Temperatures rise over school closure issue

By Carolyn Goard, Niagara News - Thorold

There's been a dramatic swing as to what high school could face a potential closure after a DSBN accommodation review process comes to a complete later this year.

After a five-hour marathon meeting at Kernahan Park Secondary School Thursday night, a committee tasked with developing recommendations for five schools currently under the microscope narrowed down 14 options to four.

While earlier in the process many of the options seemed to favour keeping Thorold Secondary open, Eric Nixon, accommodation review committee parent representative on behalf of Thorold, said fewer options now stand in favour of Thorold's only high school.

Currently, Thorold Secondary stands a one-in-four chance of staying open-but the options developed by the committee however, are not final.

Once the options are further narrowed, the recommendations will be presented to DSBN trustees solely for consideration.

The review, which is currently looking at St. Catharines Collegiate, Sir Winston Churchill, West Park, Kernahan Park and Thorold Secondary Schools, is meant to develop solutions for declining school enrollments with aging school facilities another concern.

By process of elimination, Thursday night's meeting had committee members narrow down the options-ten of which were developed by ARC members and four of which were developed by a team of DSBN senior staff.

The first option would see Kernahan Park, Thorold Secondary and West Park close, with Kernahan and West Park students consolidated to Collegiate and Thorold students shifted to Sir Winston Churchill.

The second option would see Kernahan Park and Thorold Secondary close. Kernahan students would be shifted to Collegiate while Thorold students would be consolidated to Sir Winston Churchill.

In the third option Kernahan Park and West Park are slated to close. Kernahan students would be shifted to Collegiate with West Park students shifted to Sir Winston. The French immersion program would be shifted to Thorold Secondary.

The last option would see Thorold and Kernahan Park close. Kernahan students would be shifted to Collegiate with Thorold students consolidated to a variety of schools south of the city.

Marilyn Hyatt, DSBN superintendent of planning and transportation and accommodation review meeting facilitator said Thursday night's meeting was successful in narrowing down the options, although it was expected that a final option would be chosen.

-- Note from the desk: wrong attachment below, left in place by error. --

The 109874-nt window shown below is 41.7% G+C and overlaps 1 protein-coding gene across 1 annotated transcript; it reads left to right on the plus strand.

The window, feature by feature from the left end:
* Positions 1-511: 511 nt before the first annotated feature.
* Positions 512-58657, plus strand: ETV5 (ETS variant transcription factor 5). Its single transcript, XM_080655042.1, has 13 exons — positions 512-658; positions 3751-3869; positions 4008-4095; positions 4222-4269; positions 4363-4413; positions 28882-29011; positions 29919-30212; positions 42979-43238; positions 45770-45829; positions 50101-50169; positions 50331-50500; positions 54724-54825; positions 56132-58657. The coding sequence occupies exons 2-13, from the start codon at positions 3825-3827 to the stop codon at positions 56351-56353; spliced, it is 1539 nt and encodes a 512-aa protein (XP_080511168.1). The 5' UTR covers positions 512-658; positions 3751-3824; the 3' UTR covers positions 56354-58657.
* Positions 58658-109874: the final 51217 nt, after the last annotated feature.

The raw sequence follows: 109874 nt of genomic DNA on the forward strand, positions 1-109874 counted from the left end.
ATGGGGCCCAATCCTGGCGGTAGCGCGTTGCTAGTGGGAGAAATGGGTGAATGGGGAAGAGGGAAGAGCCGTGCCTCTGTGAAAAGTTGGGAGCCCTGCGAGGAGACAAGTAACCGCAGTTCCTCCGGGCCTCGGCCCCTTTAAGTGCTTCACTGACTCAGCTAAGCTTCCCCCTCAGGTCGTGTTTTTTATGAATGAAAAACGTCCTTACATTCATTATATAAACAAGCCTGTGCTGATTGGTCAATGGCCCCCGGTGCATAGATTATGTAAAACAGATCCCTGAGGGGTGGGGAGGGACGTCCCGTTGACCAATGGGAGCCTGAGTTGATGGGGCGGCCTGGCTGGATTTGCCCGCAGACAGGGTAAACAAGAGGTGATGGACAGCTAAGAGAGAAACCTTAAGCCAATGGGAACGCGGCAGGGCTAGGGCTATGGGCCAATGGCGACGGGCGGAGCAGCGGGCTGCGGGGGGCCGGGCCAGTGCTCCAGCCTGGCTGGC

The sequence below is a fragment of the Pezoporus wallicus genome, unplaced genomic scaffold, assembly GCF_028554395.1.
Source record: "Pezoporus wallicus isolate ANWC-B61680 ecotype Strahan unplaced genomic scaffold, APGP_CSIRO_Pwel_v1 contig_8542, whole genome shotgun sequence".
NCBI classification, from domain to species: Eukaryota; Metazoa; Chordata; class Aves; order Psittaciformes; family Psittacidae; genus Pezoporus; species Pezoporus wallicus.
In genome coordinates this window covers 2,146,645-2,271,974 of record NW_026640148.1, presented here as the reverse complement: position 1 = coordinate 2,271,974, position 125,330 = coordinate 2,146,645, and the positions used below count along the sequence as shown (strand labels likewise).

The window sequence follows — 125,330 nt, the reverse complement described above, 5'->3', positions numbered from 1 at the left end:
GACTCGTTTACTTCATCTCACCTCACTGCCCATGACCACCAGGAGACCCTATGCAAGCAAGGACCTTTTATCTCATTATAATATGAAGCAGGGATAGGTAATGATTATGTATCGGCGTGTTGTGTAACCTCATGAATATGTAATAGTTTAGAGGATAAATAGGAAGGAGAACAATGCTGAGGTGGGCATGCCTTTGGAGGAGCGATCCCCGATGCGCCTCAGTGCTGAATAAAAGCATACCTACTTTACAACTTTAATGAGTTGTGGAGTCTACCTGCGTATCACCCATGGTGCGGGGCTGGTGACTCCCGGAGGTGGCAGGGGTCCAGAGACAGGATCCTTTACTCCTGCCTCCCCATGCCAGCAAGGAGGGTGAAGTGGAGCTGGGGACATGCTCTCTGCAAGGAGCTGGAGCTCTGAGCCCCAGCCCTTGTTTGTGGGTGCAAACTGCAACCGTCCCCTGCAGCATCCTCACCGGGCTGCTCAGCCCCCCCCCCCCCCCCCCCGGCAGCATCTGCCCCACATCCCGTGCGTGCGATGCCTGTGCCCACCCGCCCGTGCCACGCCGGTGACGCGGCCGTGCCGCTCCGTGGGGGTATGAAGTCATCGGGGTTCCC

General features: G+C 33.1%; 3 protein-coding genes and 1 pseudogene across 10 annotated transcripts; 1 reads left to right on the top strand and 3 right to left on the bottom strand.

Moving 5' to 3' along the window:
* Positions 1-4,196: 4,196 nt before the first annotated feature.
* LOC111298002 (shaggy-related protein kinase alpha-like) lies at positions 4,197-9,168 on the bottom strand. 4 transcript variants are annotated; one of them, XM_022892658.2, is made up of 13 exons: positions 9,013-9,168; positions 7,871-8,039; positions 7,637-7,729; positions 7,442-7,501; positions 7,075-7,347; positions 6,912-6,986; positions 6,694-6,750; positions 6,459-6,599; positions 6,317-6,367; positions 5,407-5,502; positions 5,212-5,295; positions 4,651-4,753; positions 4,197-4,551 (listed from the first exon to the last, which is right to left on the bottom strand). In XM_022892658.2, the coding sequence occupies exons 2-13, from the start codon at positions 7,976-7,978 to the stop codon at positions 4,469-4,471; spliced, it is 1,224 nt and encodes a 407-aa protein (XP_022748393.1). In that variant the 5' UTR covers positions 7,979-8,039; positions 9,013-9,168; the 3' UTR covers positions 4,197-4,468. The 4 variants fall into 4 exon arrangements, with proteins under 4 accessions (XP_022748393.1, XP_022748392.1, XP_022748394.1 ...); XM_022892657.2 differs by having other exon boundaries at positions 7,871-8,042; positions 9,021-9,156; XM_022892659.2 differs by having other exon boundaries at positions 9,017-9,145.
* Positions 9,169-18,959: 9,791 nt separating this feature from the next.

"It's difficult to keep emotions out," Hyatt said. "But we need to keep the guiding principles that the committee developed and also the policy of the board in mind, which puts the students first."

But some ARC members argued Thursday they weren't happy with some of the outcomes, with some options making no sense at all-specifically the closure of Thorold Secondary.

According to Nixon, the major focus seems to be put on programming. He said many parents feel that their voices and the best interest of their children aren't being considered in the decision making process.

"I would say from those of us representing Thorold, it was a stunned silence because going into last night we had 14 options on the table." Of the 14 options, ten favoured keeping Thorold open, with only four recommending it close.

"It was a difficult and emotional moment for us," he said. "We hadn't foreseen this. We went in with a lot of optimism and really came out with the momentum shifting against us."

Nixon said that as a representative on the ARC on behalf of other parents with kids attending Thorold Secondary, he feels that the views of Thorold parents aren't being heard fully.

"We're believers in Thorold Secondary. If we believe Thorold is threatened, we're going to speak up."

He said he's taken what the parents in the Thorold community want seriously, but he's not satisfied the views of parents will have a major influence on the final decision, which is also a concern shared by some other members on the committee, namely city council representative Sergio Paone.

"The focus has been largely on programming and I have tried to shift that focus to recognizing there are other priorities that need to be addressed."

One major concern shared by parents, according to Nixon, is that bussing the kids out of Thorold won't be a wise decision. "Bussing these kids won't be in their best interest," he said.

"You hear the phrase repeatedly that the options are to be focused on what's best for the kids," he said. "I will say that moms and dads are the ones who know what's best for the kids-everyone else guesses."

Hyatt said the final option submitted by the ARC will not determine the fate of the review, but rather will function as a recommendation that trustees will decide whether or not they wish to further consider.

The next public meeting will be held on Thursday, Feb. 2 at 6 p.m. at Kernahan Park Secondary School, where the public will have the opportunity to comment and provide feedback on the four options currently being considered.

Hyatt said the plan is to have the four options further narrowed down to as few as possible by the Thursday. Feb. 16 committee meeting, at which time they will be submitted to DSBN trustees for consideration.